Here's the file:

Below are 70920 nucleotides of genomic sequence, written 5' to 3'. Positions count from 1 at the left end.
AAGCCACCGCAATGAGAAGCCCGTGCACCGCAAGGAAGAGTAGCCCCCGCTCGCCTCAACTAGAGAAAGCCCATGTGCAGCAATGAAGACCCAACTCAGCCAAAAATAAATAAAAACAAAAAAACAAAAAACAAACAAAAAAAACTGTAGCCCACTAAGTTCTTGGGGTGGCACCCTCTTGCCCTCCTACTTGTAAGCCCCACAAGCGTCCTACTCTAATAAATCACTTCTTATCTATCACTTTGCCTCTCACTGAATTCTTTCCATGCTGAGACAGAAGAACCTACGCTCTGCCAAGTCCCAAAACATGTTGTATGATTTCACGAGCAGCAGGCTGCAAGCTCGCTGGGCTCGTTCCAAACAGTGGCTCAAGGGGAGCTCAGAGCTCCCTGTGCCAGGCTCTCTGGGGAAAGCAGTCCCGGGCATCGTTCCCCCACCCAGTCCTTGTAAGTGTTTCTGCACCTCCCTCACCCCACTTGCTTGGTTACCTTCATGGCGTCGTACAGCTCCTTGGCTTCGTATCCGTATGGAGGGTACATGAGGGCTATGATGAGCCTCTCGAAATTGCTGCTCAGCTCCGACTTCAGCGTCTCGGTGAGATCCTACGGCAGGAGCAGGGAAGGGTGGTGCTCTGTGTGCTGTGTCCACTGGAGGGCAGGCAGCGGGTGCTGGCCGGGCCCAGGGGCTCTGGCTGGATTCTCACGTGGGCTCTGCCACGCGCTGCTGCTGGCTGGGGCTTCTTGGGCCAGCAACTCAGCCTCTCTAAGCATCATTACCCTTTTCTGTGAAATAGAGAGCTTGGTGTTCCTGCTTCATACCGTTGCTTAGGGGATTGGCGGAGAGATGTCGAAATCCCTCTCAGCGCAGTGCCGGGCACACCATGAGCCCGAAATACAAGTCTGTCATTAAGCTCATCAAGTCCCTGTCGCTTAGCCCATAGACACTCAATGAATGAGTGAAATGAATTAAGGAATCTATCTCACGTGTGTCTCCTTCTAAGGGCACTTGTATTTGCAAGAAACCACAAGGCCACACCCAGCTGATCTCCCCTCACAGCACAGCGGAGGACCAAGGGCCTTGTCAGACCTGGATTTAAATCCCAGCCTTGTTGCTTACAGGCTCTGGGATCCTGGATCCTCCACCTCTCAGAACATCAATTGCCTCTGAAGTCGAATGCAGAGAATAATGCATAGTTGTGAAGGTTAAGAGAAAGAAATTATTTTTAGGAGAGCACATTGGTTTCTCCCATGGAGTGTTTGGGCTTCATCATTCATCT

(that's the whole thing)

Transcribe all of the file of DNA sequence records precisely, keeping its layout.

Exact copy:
Below are 70920 nucleotides of genomic sequence, written 5' to 3'. Positions count from 1 at the left end.
AAGCCACCGCAATGAGAAGCCCGTGCACCGCAAGGAAGAGTAGCCCCCGCTCGCCTCAACTAGAGAAAGCCCATGTGCAGCAATGAAGACCCAACTCAGCCAAAAATAAATAAAAACAAAAAAACAAAAAACAAACAAAAAAAACTGTAGCCCACTAAGTTCTTGGGGTGGCACCCTCTTGCCCTCCTACTTGTAAGCCCCACAAGCGTCCTACTCTAATAAATCACTTCTTATCTATCACTTTGCCTCTCACTGAATTCTTTCCATGCTGAGACAGAAGAACCTACGCTCTGCCAAGTCCCAAAACATGTTGTATGATTTCACGAGCAGCAGGCTGCAAGCTCGCTGGGCTCGTTCCAAACAGTGGCTCAAGGGGAGCTCAGAGCTCCCTGTGCCAGGCTCTCTGGGGAAAGCAGTCCCGGGCATCGTTCCCCCACCCAGTCCTTGTAAGTGTTTCTGCACCTCCCTCACCCCACTTGCTTGGTTACCTTCATGGCGTCGTACAGCTCCTTGGCTTCGTATCCGTATGGAGGGTACATGAGGGCTATGATGAGCCTCTCGAAATTGCTGCTCAGCTCCGACTTCAGCGTCTCGGTGAGATCCTACGGCAGGAGCAGGGAAGGGTGGTGCTCTGTGTGCTGTGTCCACTGGAGGGCAGGCAGCGGGTGCTGGCCGGGCCCAGGGGCTCTGGCTGGATTCTCACGTGGGCTCTGCCACGCGCTGCTGCTGGCTGGGGCTTCTTGGGCCAGCAACTCAGCCTCTCTAAGCATCATTACCCTTTTCTGTGAAATAGAGAGCTTGGTGTTCCTGCTTCATACCGTTGCTTAGGGGATTGGCGGAGAGATGTCGAAATCCCTCTCAGCGCAGTGCCGGGCACACCATGAGCCCGAAATACAAGTCTGTCATTAAGCTCATCAAGTCCCTGTCGCTTAGCCCATAGACACTCAATGAATGAGTGAAATGAATTAAGGAATCTATCTCACGTGTGTCTCCTTCTAAGGGCACTTGTATTTGCAAGAAACCACAAGGCCACACCCAGCTGATCTCCCCTCACAGCACAGCGGAGGACCAAGGGCCTTGTCAGACCTGGATTTAAATCCCAGCCTTGTTGCTTACAGGCTCTGGGATCCTGGATCCTCCACCTCTCAGAACATCAATTGCCTCTGAAGTCGAATGCAGAGAATAATGCATAGTTGTGAAGGTTAAGAGAAAGAAATTATTTTTAGGAGAGCACATTGGTTTCTCCCATGGAGTGTTTGGGCTTCATCATTCATCT